It's something that most of us don't really think about when it comes to mezcal because we are so focused on the magic being made in the still, but with every liter of mezcal produced there are about ten liters of liquid waste produced. That's called the vinaza. In small production runs, it is seemingly manageable to dispose of. You can pour it in the river or the field and it will break down in weeks. If you add chemicals that process can be shortened to days. But as soon as you multiply production runs, suddenly it is a whole different proposition.
[caption id="attachment_6597" align="alignleft" width="240"] The Gracias a Dios lineup[/caption] I have to hand it to the guys at Gracias a Dios (GAD) or www.thankgad.com - that is one clever URL for the brand. I had a chance to visit their palenque - a two birds with one stone event so I could see my friend Norma and visit the palenque. She lives in Teotitlan and puts on some pretty incredible textile and culture tours. We set up a time to meet at the GAD palenque and get a special tour and tasting with Maestro Mezcalero Oscar Hernandez Santiago. Of course I got lost because my GPS disconnected and the directions sent us off in the complete opposite direction in Matatlan. Note to travelers - google maps is great and amazing, except of course when you have no phone reception which crazily enough, I didn't in Matatlan. The palenque is on the edge of town as you head south on 190. It is a beautiful piece of property and will eventually be a centerpiece of the new style of mezcal travels in Oaxaca - a bread and breakfast on palenque property. It is now available to book through Airbnb.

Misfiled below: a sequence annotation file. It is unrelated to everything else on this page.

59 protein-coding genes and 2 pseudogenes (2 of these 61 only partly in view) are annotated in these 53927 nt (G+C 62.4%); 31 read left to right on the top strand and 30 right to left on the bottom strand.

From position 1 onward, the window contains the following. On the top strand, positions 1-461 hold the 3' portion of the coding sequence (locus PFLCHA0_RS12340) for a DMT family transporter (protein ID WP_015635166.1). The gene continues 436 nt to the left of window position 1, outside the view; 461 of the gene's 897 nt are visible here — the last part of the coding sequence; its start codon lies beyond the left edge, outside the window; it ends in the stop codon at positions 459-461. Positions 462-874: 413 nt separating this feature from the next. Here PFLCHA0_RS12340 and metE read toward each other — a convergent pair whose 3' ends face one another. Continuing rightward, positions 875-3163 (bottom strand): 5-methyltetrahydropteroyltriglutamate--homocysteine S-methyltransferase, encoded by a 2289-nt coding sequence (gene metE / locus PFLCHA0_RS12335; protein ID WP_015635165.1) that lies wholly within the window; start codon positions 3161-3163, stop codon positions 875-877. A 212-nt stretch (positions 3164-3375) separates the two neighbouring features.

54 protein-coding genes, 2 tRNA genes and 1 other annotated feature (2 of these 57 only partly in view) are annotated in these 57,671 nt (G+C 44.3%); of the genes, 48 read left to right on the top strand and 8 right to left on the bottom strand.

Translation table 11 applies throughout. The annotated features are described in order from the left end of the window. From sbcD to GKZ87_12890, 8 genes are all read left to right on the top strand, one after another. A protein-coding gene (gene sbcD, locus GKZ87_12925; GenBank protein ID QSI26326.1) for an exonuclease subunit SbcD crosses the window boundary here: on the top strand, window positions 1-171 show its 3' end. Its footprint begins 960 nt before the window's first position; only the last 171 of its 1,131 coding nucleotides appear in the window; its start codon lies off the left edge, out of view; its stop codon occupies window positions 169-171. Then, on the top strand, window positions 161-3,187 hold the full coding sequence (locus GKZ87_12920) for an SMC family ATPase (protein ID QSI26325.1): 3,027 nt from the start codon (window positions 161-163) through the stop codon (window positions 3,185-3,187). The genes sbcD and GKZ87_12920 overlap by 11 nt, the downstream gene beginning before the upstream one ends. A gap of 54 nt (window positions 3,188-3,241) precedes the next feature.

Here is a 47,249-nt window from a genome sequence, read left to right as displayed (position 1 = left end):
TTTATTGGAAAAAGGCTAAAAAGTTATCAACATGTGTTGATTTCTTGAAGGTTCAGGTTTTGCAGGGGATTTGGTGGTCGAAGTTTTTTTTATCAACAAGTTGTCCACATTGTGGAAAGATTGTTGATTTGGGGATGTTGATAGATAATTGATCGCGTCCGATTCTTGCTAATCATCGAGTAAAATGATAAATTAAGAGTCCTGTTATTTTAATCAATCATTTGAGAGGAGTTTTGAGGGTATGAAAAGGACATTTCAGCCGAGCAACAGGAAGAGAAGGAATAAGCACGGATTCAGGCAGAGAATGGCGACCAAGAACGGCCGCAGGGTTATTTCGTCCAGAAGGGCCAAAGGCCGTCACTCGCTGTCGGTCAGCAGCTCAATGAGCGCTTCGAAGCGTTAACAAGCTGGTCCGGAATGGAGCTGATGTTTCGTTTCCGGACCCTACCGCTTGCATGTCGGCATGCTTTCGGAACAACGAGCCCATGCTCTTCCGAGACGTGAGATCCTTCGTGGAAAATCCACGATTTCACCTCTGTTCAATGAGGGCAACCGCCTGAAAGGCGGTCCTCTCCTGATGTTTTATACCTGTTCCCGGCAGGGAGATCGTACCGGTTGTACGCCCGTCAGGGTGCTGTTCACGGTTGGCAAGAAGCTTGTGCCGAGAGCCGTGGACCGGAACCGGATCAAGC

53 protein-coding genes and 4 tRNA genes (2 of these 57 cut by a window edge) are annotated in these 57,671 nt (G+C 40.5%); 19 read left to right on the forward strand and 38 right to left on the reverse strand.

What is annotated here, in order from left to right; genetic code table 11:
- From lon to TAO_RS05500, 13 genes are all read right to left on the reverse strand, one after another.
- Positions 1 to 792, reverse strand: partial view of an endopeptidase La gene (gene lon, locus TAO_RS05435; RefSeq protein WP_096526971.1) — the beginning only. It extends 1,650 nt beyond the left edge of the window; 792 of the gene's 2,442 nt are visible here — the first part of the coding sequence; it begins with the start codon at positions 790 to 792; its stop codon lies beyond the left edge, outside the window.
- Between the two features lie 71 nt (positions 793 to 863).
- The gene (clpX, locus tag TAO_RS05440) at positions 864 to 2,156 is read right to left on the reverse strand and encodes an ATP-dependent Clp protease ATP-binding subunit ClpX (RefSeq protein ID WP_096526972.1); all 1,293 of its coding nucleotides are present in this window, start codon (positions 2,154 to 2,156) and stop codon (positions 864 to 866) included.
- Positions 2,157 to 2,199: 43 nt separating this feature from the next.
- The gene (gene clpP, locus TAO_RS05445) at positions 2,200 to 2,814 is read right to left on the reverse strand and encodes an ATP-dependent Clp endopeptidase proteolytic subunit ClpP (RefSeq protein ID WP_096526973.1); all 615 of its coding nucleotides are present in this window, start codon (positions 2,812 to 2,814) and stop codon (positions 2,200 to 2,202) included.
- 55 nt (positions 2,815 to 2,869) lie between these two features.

[caption id="attachment_6424" align="aligncenter" width="720"] The Tres Mezquites Palenque[/caption] Over my years of visiting Oaxaca, Asis Cortes and I have never managed to be here at the same time. This trip is no different, but luckily, I was finally able to get out and visit a few of the palenques they work with. Special thanks to Puro Burro and Zack Safron who used to be a San Francisco based bartender. He has since made the leap to Oaxaca which is quite a trend with bartenders. Zach occupies a fascinating spot in the mezcal world: He works closely with Puro Burro which leads trips to Oaxaca geared toward the hospitality industry, and is a bartender at Mezcalogia, Asis' Oaxaca mezcaleria. Zach acts as a kind of connector for the Casa de Cortes "empire" with Mezcalogia and the world outside of Oaxaca. His love and enthusiasm for mezcal, and Oaxaca, cannot be overstated.
First of all, it’s great to be back in Oaxaca. There is the hot sun, warm evenings that lend themselves to long conversations into the middle of the night, over mezcal of course. The smell of fresh, hot tortillas, the